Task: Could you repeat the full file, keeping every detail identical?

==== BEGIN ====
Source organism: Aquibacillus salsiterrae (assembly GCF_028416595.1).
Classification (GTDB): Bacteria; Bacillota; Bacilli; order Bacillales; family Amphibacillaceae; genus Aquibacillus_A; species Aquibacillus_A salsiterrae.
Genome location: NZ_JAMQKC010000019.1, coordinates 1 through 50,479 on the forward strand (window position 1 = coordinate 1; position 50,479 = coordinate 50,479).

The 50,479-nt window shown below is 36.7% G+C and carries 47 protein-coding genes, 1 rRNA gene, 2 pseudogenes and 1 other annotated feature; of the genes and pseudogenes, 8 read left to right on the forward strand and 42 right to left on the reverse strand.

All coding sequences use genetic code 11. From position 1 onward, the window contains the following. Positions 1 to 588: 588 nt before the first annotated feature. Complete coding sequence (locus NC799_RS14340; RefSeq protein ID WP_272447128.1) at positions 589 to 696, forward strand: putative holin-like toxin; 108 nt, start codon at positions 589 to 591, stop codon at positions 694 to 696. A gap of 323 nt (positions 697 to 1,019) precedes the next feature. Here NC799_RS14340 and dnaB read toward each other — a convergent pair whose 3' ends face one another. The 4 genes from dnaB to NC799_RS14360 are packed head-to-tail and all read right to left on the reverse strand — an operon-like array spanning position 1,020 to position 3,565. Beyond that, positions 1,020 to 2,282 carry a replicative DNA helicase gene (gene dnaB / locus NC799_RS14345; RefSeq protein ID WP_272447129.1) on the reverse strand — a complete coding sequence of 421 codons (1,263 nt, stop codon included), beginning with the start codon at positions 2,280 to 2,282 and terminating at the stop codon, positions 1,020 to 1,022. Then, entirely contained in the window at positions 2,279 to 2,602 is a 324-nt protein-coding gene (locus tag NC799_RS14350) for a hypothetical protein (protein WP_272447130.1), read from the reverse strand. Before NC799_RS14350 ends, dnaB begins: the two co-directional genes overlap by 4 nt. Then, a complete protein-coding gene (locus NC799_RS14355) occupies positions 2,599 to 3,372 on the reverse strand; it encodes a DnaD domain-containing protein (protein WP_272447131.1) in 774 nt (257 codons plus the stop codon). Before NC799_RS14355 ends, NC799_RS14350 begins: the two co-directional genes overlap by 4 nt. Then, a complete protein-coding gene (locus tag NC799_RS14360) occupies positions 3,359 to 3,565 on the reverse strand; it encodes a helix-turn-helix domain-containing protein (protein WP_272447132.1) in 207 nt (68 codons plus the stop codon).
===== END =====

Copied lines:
Source organism: Aquibacillus salsiterrae (assembly GCF_028416595.1).
Classification (GTDB): Bacteria; Bacillota; Bacilli; order Bacillales; family Amphibacillaceae; genus Aquibacillus_A; species Aquibacillus_A salsiterrae.
Genome location: NZ_JAMQKC010000019.1, coordinates 1 through 50,479 on the forward strand (window position 1 = coordinate 1; position 50,479 = coordinate 50,479).

The 50,479-nt window shown below is 36.7% G+C and carries 47 protein-coding genes, 1 rRNA gene, 2 pseudogenes and 1 other annotated feature; of the genes and pseudogenes, 8 read left to right on the forward strand and 42 right to left on the reverse strand.

All coding sequences use genetic code 11. From position 1 onward, the window contains the following. Positions 1 to 588: 588 nt before the first annotated feature. Complete coding sequence (locus NC799_RS14340; RefSeq protein ID WP_272447128.1) at positions 589 to 696, forward strand: putative holin-like toxin; 108 nt, start codon at positions 589 to 591, stop codon at positions 694 to 696. A gap of 323 nt (positions 697 to 1,019) precedes the next feature. Here NC799_RS14340 and dnaB read toward each other — a convergent pair whose 3' ends face one another. The 4 genes from dnaB to NC799_RS14360 are packed head-to-tail and all read right to left on the reverse strand — an operon-like array spanning position 1,020 to position 3,565. Beyond that, positions 1,020 to 2,282 carry a replicative DNA helicase gene (gene dnaB / locus NC799_RS14345; RefSeq protein ID WP_272447129.1) on the reverse strand — a complete coding sequence of 421 codons (1,263 nt, stop codon included), beginning with the start codon at positions 2,280 to 2,282 and terminating at the stop codon, positions 1,020 to 1,022. Then, entirely contained in the window at positions 2,279 to 2,602 is a 324-nt protein-coding gene (locus tag NC799_RS14350) for a hypothetical protein (protein WP_272447130.1), read from the reverse strand. Before NC799_RS14350 ends, dnaB begins: the two co-directional genes overlap by 4 nt. Then, a complete protein-coding gene (locus NC799_RS14355) occupies positions 2,599 to 3,372 on the reverse strand; it encodes a DnaD domain-containing protein (protein WP_272447131.1) in 774 nt (257 codons plus the stop codon). Before NC799_RS14355 ends, NC799_RS14350 begins: the two co-directional genes overlap by 4 nt. Then, a complete protein-coding gene (locus tag NC799_RS14360) occupies positions 3,359 to 3,565 on the reverse strand; it encodes a helix-turn-helix domain-containing protein (protein WP_272447132.1) in 207 nt (68 codons plus the stop codon).